Meningitis survivor advocates against changing vaccine schedule

AUSTIN (KXAN) — The CDC issued a health advisory warning after increase in cases of invasive meningitis.

Bacterial meningitis causes swelling around the brain and spinal cord.

“Meningococcal meningitis is a bacterial infection that is spread through things like respiratory droplets. So for instance, if we cough or if we sneeze. It also spreads through sharing of utensils, kissing, sharing a soda bottle,” said nurse practitioner Dr. Wendy Wright.

“Adolescents are at a particular risk just because of the activities that they are engaging in.”

In 2005, Jonathan DeGuzman was a college student when he was infected with meningitis.

He said he felt flu-like symptoms and took at nap.

“The next thing I remember, it was 12 days later, I woke up from a coma. And doctors were just, all over the place and just trying to save my life. And they said that they needed to amputate all 10 of my fingers and both of my feet. So just to save my life.”

Dr. Wright said the bacteria can spread quickly, it “can take a healthy adolescent and within 24 hours, it can be fatal.”

The CDC recommends the meningococcal conjugate (MenACWY) vaccine for all preteens and teens.

The current vaccine schedule recommends 11 to 12-year-olds should get a MenACWY vaccine, with a booster shot at 16 years.

“We get that second shot to provide additional protection through those years where they’re heading off to maybe what we call communal living in a dormitory or even in apartments where they participate in activities that put them at risk,” explained Dr. Wright.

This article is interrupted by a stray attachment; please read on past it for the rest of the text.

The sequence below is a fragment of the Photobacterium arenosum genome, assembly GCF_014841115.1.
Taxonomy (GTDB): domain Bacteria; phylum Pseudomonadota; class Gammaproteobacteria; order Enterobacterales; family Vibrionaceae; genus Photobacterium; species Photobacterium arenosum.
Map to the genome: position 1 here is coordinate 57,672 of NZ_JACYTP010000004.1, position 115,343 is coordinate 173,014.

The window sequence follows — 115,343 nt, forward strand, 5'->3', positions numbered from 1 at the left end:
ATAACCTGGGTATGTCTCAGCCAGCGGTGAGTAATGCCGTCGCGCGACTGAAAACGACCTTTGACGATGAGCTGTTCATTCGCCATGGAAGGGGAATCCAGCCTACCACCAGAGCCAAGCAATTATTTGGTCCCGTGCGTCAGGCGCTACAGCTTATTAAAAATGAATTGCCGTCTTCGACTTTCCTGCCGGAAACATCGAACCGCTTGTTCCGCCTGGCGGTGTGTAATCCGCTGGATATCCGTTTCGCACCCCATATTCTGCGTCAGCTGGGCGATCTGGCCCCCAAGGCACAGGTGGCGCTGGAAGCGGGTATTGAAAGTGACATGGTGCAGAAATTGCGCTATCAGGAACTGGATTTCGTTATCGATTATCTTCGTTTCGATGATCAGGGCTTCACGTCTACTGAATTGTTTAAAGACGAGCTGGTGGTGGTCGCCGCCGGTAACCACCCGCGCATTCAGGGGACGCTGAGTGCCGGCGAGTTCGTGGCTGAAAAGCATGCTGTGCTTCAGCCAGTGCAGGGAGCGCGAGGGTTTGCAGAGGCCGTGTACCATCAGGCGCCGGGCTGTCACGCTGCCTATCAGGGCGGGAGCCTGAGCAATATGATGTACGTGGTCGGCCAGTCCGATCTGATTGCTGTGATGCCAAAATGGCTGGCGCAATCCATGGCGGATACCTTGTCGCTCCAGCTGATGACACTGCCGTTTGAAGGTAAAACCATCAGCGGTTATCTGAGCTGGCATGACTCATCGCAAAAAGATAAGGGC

However, the Advisory Committee on Immunization Practices (ACIP) could vote on possibly revising the vaccine schedule and eliminate the booster shot.

“Jonathan and I feel very strongly,” Dr. Wright disagrees with the proposal.

“We have seen a 90% decline in the cases of bacterial meningitis since the introduction of this vaccination schedule.”

She argues eliminating the booster shot could leave a group of adolescents unprotected.

“The risks start to increase in that adolescent period OF 14-15 years old. Think about what people are doing at 14 to 15. They are sharing utensils or water bottles that puts these individuals at risk.”

Jonathan was not vaccinated against the disease and wants parents to do the research before making a decision.

“I wasn’t even aware that there was a vaccine available and had I known that it was I would have gotten vaccinated,” he said.

“I think right now, my job is just to really educate the community that the vaccine is available and to talk to your primary care doctor about, you know, if their vaccine is available for their children.”

ACIP could vote on the proposal by February 2025.

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